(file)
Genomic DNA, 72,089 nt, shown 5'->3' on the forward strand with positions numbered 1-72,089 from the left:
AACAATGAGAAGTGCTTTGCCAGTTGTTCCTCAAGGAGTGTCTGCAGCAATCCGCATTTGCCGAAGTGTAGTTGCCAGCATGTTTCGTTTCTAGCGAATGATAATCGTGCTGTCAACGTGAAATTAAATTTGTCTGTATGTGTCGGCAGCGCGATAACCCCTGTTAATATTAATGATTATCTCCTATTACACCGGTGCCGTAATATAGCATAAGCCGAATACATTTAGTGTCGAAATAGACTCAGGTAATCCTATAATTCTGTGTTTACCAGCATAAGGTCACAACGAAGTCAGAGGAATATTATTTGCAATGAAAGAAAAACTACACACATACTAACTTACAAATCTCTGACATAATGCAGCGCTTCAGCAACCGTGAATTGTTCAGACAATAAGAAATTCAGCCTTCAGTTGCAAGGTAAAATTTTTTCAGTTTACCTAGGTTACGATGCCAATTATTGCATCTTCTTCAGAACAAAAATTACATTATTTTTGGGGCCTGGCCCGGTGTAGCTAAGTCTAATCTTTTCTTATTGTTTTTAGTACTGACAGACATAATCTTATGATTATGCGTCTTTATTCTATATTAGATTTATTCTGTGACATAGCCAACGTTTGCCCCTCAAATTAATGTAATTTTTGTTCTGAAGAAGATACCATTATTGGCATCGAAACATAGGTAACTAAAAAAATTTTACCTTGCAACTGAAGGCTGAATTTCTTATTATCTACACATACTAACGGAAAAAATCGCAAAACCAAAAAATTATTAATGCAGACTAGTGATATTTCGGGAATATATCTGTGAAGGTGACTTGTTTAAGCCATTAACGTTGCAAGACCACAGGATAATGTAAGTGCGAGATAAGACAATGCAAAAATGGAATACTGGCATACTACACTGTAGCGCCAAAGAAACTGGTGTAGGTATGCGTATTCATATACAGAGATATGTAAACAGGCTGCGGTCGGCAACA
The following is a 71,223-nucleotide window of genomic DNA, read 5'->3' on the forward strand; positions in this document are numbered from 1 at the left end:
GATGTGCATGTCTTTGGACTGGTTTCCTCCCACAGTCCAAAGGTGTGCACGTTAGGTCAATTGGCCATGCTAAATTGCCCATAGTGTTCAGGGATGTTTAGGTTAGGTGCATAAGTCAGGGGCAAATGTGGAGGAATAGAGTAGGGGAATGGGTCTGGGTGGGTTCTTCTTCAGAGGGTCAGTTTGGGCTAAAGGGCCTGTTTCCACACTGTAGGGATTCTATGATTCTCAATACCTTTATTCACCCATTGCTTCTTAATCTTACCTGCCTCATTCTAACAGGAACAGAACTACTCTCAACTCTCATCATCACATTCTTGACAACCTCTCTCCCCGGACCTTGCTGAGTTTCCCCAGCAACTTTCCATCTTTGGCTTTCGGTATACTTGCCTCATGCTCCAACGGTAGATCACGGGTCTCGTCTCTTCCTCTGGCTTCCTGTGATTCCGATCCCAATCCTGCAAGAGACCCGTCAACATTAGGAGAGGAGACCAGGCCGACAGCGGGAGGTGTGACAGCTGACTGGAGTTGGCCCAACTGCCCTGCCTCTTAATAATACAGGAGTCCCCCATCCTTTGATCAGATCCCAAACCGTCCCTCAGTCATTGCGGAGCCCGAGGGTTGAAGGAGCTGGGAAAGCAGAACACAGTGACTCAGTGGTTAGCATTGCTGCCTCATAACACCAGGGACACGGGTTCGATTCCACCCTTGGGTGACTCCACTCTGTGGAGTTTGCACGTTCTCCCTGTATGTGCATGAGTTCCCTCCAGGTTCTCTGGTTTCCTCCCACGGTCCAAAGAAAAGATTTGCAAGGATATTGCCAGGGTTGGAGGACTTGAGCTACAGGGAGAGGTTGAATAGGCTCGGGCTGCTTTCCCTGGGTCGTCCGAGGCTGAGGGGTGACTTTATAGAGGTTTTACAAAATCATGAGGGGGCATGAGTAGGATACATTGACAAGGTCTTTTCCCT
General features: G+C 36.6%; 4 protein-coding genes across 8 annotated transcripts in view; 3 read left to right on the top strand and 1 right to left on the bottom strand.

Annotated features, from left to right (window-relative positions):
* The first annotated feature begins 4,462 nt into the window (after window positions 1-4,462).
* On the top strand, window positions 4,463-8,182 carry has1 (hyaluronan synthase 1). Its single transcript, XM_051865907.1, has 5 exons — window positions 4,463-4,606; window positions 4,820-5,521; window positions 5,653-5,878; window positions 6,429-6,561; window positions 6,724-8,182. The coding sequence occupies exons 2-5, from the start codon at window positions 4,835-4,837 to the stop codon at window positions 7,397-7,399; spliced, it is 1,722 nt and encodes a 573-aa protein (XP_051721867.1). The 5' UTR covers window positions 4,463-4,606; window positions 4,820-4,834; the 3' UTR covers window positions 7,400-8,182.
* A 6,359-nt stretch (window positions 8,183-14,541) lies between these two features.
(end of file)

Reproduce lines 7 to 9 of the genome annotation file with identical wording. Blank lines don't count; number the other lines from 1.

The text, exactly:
* The first annotated feature begins 4,462 nt into the window (after window positions 1-4,462).
* On the top strand, window positions 4,463-8,182 carry has1 (hyaluronan synthase 1). Its single transcript, XM_051865907.1, has 5 exons — window positions 4,463-4,606; window positions 4,820-5,521; window positions 5,653-5,878; window positions 6,429-6,561; window positions 6,724-8,182. The coding sequence occupies exons 2-5, from the start codon at window positions 4,835-4,837 to the stop codon at window positions 7,397-7,399; spliced, it is 1,722 nt and encodes a 573-aa protein (XP_051721867.1). The 5' UTR covers window positions 4,463-4,606; window positions 4,820-4,834; the 3' UTR covers window positions 7,400-8,182.
* A 6,359-nt stretch (window positions 8,183-14,541) lies between these two features.